It is not as if he is some great guy, anyway. This isn’t a guy who rolled up his sleeves and was a champion of the nation. His reputation was pretty bad before he even started on this.

Keir Starmer has said it was “inappropriate” for Wes Streeting, the shadow health secretary, to call Jeremy Corbyn “senile” in the Commons yesterday.

I’m not going to pretend that what Wes Streeting said wasn’t anything other than inappropriate. I know that; Wes Streeting knows that. He apologised. It was in jest, but Wes and I know that’s not good enough.

Starmer dismissed suggestions it should be a resignation matter. He said there was a “world of difference” between what Streeting said and the words of Gavin Williamson, the former minister, putting security at risk and telling an official to slit their throat.

Rishi Sunak visiting the Advanced Technology Centre at Fylde College in Blackpool before the British Irish Council summit. Photograph: Cameron Smith Images

Back to the proposed nurses’ strike, Ben Zaranko, an economist at the Institute for Fiscal Studies thinktank, has posted a thread on Twitter showing how nurses’ pay has been falling behind over the past decade.

Labour’s Kate Green has formally resigned as an MP, setting up a byelection in the safe seat of Stretford and Urmston. She will become deputy mayor of Greater Manchester, replacing Bev Hughes, who announced yesterday she is retiring.

Keir Starmer is wary of wholeheartedly backing unions that go on strike, on the grounds that Labour wants to be in government and that it’s the government’s job to resolve strikes, and not simply to side with the employees. But some Labour MPs are much more willing to back the workers.

Here are tweets from four Labour backbenchers, all on the left of the party, who are supporting the PCS strike.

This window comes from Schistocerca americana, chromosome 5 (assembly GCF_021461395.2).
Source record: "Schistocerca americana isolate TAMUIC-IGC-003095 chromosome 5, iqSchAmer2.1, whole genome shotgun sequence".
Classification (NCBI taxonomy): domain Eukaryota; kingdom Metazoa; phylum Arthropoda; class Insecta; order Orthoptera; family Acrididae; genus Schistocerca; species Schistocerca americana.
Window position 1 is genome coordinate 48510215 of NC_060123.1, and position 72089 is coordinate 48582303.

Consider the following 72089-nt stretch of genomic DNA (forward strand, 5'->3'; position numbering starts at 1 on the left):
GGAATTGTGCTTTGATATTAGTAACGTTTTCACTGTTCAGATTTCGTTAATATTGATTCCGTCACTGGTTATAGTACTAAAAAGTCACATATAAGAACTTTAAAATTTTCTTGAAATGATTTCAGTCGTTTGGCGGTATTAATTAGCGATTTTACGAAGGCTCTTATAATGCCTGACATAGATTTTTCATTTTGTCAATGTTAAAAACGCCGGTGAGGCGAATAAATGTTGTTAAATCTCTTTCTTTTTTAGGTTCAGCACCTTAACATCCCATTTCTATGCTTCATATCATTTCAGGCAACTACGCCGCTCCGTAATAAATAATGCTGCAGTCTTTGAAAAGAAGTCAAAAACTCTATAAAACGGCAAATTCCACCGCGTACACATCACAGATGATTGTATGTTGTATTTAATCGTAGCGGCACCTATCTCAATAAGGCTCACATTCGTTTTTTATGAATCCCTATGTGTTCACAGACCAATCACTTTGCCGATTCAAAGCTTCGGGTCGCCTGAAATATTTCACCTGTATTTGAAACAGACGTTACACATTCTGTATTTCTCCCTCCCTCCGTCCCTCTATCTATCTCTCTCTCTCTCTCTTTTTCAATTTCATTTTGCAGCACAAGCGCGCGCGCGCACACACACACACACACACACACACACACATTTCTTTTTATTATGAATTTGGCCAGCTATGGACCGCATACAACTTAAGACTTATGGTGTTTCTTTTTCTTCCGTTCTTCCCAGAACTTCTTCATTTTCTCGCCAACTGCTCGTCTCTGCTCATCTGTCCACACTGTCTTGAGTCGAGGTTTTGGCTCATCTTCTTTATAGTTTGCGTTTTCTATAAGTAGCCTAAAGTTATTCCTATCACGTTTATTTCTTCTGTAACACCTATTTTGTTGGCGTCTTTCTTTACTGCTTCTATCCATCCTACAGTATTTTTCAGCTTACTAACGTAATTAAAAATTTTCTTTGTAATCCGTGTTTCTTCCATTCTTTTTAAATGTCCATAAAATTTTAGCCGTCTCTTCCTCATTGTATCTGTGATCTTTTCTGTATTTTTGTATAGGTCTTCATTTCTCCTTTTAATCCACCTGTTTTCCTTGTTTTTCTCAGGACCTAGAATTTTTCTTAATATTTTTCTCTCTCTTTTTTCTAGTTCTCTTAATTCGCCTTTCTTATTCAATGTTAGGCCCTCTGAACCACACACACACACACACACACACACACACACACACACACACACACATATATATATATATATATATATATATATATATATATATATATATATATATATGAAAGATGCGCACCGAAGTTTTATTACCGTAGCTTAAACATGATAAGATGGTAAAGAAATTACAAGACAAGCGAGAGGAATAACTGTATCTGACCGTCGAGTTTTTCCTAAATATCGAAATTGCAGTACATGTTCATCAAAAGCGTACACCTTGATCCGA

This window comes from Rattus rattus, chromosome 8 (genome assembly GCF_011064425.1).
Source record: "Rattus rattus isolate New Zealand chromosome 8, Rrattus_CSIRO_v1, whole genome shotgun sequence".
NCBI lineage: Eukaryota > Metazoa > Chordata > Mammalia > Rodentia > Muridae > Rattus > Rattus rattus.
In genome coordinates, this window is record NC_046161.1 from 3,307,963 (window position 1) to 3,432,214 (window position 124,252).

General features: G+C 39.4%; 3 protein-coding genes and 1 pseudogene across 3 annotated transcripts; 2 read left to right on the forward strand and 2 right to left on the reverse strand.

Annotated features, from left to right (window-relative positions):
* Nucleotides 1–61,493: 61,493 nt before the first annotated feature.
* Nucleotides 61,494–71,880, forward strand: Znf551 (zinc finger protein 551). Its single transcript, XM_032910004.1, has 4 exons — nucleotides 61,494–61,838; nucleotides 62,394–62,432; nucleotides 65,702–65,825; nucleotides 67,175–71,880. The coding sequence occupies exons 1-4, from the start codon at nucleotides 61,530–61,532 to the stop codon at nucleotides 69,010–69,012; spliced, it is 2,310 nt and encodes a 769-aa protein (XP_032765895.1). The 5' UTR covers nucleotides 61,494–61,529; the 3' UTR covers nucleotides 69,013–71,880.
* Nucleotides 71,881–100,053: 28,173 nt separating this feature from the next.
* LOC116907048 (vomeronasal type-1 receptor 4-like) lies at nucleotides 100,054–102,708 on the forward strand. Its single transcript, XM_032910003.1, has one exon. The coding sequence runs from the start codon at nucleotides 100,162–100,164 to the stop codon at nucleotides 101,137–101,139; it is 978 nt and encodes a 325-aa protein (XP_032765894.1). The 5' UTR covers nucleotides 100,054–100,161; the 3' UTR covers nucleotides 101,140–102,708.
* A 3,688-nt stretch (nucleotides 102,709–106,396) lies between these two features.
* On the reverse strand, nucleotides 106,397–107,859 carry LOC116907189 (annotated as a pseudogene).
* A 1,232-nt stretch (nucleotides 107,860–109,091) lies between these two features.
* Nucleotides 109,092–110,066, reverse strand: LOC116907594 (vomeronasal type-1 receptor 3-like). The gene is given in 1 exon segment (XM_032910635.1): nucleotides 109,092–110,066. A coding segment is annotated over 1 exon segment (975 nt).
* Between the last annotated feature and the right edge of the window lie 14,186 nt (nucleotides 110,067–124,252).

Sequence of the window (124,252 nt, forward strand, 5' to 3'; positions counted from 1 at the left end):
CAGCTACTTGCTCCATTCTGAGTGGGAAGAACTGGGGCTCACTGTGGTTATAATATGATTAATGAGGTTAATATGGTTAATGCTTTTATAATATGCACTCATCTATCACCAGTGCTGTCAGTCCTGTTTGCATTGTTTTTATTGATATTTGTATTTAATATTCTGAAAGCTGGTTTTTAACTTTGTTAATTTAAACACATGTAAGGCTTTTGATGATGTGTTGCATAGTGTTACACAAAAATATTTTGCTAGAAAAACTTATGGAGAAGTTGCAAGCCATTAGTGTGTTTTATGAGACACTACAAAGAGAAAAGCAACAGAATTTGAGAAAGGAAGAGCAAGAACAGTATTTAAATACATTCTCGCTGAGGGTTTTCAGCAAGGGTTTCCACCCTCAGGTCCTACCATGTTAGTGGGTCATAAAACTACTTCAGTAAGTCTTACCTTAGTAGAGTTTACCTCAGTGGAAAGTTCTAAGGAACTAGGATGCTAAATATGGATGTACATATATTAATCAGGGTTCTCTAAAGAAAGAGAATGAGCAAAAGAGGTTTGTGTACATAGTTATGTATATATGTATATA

A photo released by Downing Street of Rishi Sunak speaking to the Ukrainian president, Volodymyr Zelensky, this morning. Photograph: No

The UK government has said it intends to minimise disruption to services if civil servants go ahead with their planned strike. Responding to the news the PCS members have voted for industrial action see .pm, a government spokesperson said:

As the public would expect, we have plans in place to keep essential services running and minimise any potential disruption if strikes do go ahead.

The public sector pay awards are a careful balance between delivering value for money for the taxpayer and recognising the importance of public sector workers.

The Scottish Labour party has blamed the decision by teachers in Scotland to vote for strike action see .pm on SNP mismanagement. Michael Marra, Scottish Labour’s education spokesperson, said:

Years of SNP mismanagement and neglect are at the root of this decisive result.

Teachers have been going above and beyond to deliver the education recovery children and young people so badly need, and this should be recognised.

No one wants strikes in schools, but pupils and teachers alike are being failed by the SNP’s catastrophic lack of leadership.

The education secretary needs to get around the table with a fair deal for teachers and for schools before strike chaos hits.